Are Sweden’s For-Profit Voucher-Funded Schools that Promote Creativity the Future of Learning?

Good Magazine has a nice profile of for-profit chain Vittra’s newest school, with the headline “Is Sweden’s Classroom-Free School the Future of Learning?”

The article concludes,

The open nature of the campus and the unusual furniture arrangements reflect the school’s philosophy that “children play and learn on the basis of their needs, curiosity, and inclination.” That’s true for kids all over the world, so let’s hope educators in other countries begin to pay attention.


What they don’t mention is that Sweden has had state-funded school choice since 1992 that allows for-profit companies to create and manage schools.  Vittra, for instance, is 100% owned by Bure Equity, an investment company with investments in communications, textiles, training, and education.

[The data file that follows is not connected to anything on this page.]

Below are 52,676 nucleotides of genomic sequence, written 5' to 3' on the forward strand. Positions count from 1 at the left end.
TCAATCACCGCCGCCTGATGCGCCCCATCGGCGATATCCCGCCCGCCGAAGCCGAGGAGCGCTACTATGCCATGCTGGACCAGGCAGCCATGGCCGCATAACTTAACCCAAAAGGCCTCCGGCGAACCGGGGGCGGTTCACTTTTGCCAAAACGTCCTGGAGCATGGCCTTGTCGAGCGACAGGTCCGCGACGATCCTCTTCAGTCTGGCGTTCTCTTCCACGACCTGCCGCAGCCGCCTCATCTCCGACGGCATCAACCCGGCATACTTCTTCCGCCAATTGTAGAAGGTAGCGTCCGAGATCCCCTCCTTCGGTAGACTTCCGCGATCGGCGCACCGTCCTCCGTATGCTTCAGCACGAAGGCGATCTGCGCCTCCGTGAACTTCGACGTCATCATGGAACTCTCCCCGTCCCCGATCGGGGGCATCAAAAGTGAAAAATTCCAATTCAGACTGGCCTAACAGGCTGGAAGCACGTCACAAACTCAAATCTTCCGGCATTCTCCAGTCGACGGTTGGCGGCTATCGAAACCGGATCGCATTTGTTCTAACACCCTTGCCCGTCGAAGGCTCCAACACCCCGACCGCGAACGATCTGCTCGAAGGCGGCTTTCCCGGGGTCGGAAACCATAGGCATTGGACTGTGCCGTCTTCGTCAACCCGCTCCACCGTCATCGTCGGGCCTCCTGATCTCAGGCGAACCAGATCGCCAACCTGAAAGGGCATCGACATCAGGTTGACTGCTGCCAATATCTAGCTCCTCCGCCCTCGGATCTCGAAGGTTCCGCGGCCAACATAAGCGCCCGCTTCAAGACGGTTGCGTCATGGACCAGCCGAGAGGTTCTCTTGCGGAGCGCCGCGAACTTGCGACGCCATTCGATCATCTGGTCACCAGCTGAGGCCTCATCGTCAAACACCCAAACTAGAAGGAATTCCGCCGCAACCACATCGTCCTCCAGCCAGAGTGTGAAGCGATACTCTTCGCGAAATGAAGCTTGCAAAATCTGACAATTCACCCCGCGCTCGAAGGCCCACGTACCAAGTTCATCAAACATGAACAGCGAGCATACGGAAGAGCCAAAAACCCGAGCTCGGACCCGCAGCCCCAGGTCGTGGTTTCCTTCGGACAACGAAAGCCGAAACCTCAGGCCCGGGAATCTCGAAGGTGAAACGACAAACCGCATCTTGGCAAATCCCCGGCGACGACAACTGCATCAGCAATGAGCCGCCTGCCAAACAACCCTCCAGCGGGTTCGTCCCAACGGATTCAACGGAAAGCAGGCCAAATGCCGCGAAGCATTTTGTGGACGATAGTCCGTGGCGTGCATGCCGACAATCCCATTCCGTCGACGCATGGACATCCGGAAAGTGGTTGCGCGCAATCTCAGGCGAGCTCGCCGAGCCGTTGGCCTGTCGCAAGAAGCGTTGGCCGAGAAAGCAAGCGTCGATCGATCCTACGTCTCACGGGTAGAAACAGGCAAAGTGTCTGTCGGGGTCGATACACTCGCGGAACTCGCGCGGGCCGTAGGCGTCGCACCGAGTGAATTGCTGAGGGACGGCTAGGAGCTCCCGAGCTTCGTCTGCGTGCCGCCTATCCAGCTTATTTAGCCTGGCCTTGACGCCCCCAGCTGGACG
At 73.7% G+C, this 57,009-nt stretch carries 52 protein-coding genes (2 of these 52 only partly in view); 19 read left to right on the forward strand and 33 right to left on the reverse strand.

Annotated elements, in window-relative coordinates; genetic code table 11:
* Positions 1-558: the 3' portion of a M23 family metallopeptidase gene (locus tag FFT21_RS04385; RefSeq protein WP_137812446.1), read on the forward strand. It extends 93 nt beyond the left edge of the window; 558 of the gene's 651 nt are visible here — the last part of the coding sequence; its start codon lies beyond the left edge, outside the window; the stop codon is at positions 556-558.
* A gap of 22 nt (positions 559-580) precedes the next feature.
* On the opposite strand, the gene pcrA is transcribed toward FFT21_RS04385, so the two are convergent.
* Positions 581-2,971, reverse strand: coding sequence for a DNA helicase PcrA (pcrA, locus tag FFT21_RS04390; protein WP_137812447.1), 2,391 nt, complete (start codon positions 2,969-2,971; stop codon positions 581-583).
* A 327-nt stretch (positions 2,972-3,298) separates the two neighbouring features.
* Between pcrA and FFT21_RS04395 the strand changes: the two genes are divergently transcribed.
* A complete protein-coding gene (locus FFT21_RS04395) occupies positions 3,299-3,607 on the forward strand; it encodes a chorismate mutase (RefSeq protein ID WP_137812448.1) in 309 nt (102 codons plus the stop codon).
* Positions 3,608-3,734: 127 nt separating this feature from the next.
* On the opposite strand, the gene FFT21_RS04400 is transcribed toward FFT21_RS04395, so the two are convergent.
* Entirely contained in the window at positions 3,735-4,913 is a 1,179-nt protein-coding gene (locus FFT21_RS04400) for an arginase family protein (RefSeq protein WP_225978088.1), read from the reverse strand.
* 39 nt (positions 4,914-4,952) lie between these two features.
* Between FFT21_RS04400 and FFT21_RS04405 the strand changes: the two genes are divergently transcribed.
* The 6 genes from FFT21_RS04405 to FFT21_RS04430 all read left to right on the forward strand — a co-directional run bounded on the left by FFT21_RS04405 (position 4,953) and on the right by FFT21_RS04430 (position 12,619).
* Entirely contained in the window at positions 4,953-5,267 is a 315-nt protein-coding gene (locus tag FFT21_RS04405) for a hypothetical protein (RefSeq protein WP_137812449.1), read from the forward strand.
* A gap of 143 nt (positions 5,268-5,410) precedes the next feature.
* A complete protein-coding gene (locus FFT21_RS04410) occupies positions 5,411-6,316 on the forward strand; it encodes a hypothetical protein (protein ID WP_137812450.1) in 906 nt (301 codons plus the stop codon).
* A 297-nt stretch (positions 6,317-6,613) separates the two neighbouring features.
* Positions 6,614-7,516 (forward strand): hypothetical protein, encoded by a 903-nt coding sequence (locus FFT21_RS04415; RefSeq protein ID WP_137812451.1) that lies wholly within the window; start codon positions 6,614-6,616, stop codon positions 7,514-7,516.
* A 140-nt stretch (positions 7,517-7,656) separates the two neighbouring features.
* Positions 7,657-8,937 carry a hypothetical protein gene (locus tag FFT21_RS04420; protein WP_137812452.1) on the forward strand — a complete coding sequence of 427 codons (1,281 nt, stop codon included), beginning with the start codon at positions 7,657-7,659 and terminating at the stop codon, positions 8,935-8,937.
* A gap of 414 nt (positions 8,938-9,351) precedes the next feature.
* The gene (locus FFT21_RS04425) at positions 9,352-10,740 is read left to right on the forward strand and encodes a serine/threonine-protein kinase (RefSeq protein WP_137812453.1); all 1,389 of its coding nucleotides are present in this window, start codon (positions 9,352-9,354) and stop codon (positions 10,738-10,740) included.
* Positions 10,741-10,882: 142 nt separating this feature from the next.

Imagine the uproar if school choice advocates in the U.S. claimed that we should allow private equity firms to create and run schools using government funds in order to allow for educational options that were more creative?  Any school choice advocate crazy enough to make such a claim would be ridiculed on both the right and the left.  And yet truth is often stranger than fiction, and precisely such an outcome has taken place as a result of school choice in Sweden.

About Michael Strong

Co-founder, Ko School + Incubator, Conscious Capitalism, Radical Social Entrepreneurs, lead author of Be the Solution: How Entrepreneurs and Conscious Capitalists Can Solve All the World's Problems, author of The Habit of Thought: From Socratic Seminars to Socratic Practice.
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2 Responses to Are Sweden’s For-Profit Voucher-Funded Schools that Promote Creativity the Future of Learning?

  1. Vinifera says:

    I applaud that Sweden supports school choice. But they’ve gained a bad reputation when it comes to home education as a school choice, reference the case of Dominic Johansson.

  2. Dear Mr. Strong: I refer you to this congressional report which provides comprehensive information on American for-profit colleges receiving government money. I support your perspective and my solution is to compete with the existing firms to improve outcomes.

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